who didst hurl him upon a war-horse; who didst thunder him
higher than a throne! Thou who, in all Thy mighty, earthly
marchings, ever cullest Thy selectest champions from the
kingly commons; bear me out in it, O God!
-Herman Melville,
Moby-Dick; or, The Whale
1851
Dedication
To S. B.
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The president is the central player in the American political order. (Editor's Note)
In the early spring of 1835, the renowned engraver and painter Asher Durand executed the finest portrait of Andrew Jackson made during Jackson's presidency. (Prologue)
Jackson's rise to fortune and then fame was unparalleled among the major political leaders of his generation. (Chapter 1)
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Amazon.com Product Description (ISBN 0805069259, Hardcover)

The towering figure who remade American politics--the champion of the ordinary citizen and the scourge of entrenched privilege

The Founding Fathers espoused a republican government, but they were distrustful of the common people, having designed a constitutional system that would temper popular passions. But as the revolutionary generation passed from the scene in the 1820s, a new movement, based on the principle of broader democracy, gathered force and united behind Andrew Jackson, the charismatic general who had defeated the British at New Orleans and who embodied the hopes of ordinary Americans. Raising his voice against the artificial inequalities fostered by birth, station, monied power, and political privilege, Jackson brought American politics into a new age.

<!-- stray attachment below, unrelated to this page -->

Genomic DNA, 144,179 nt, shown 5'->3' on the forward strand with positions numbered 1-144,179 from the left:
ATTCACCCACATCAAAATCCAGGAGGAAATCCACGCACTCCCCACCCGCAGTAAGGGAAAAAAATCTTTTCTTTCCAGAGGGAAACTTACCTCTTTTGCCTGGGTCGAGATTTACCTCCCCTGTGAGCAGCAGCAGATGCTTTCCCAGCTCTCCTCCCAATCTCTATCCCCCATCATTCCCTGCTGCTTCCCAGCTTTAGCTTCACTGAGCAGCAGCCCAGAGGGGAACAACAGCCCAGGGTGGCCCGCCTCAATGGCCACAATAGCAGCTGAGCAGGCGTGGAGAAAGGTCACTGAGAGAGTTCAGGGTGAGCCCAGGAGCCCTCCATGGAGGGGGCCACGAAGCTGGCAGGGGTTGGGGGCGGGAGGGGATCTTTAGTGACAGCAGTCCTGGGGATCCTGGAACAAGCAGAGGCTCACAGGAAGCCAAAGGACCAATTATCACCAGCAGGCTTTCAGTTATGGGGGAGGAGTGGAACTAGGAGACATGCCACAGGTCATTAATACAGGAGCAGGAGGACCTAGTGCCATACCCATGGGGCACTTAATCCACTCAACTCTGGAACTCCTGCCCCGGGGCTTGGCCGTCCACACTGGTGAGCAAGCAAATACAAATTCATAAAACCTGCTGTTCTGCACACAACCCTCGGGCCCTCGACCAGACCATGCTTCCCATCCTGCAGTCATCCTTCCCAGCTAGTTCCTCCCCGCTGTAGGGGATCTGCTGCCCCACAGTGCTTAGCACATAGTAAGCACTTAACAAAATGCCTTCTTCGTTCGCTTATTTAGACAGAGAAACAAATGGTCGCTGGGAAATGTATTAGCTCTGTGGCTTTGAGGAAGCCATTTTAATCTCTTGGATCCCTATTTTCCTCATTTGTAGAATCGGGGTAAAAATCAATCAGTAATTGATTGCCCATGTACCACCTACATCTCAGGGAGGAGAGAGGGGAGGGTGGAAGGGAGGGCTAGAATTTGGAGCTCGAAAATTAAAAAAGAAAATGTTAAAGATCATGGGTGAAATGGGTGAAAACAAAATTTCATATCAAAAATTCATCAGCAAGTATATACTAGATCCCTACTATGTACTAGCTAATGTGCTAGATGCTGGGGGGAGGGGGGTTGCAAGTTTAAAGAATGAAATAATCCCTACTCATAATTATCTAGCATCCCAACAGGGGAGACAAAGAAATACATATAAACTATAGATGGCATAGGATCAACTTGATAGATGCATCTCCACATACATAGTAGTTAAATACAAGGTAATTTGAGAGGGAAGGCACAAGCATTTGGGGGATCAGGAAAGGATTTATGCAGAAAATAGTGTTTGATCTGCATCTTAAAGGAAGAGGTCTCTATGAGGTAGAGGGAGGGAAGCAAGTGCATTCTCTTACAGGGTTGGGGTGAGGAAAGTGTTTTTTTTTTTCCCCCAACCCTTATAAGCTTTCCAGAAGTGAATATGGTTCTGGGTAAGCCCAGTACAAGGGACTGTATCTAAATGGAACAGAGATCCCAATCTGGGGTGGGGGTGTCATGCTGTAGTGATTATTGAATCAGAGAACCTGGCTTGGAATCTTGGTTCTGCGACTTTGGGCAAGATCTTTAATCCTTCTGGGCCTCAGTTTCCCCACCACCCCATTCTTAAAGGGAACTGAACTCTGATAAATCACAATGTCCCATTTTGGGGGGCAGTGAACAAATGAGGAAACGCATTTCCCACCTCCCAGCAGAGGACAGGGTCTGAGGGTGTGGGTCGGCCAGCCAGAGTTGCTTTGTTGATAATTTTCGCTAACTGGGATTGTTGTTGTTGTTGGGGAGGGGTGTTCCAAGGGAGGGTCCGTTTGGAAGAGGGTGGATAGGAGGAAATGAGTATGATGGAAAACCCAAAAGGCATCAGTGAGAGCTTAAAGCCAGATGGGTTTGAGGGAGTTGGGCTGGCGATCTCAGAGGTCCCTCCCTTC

Sean Wilentz, one of America's leading historians of the nineteenth century, recounts the fiery career of this larger-than-life figure, a man whose high ideals were matched in equal measure by his failures and moral blind spots, a man who is remembered for the accomplishments of his eight years in office and for the bitter enemies he made. It was in Jackson's time that the great conflicts of American politics--urban versus rural, federal versus state, free versus slave--crystallized, and Jackson was not shy about taking a vigorous stand. It was under Jackson that modern American politics began, and his legacy continues to inform our debates to the present day.

(retrieved from Amazon Mon, 30 Sep 2013 13:28:44 -0400)

Examines the life and presidency of Andrew Jackson, including his early days in South Carolina, his military exploits, and his contributions to the cause of democracy and Manifest Destiny.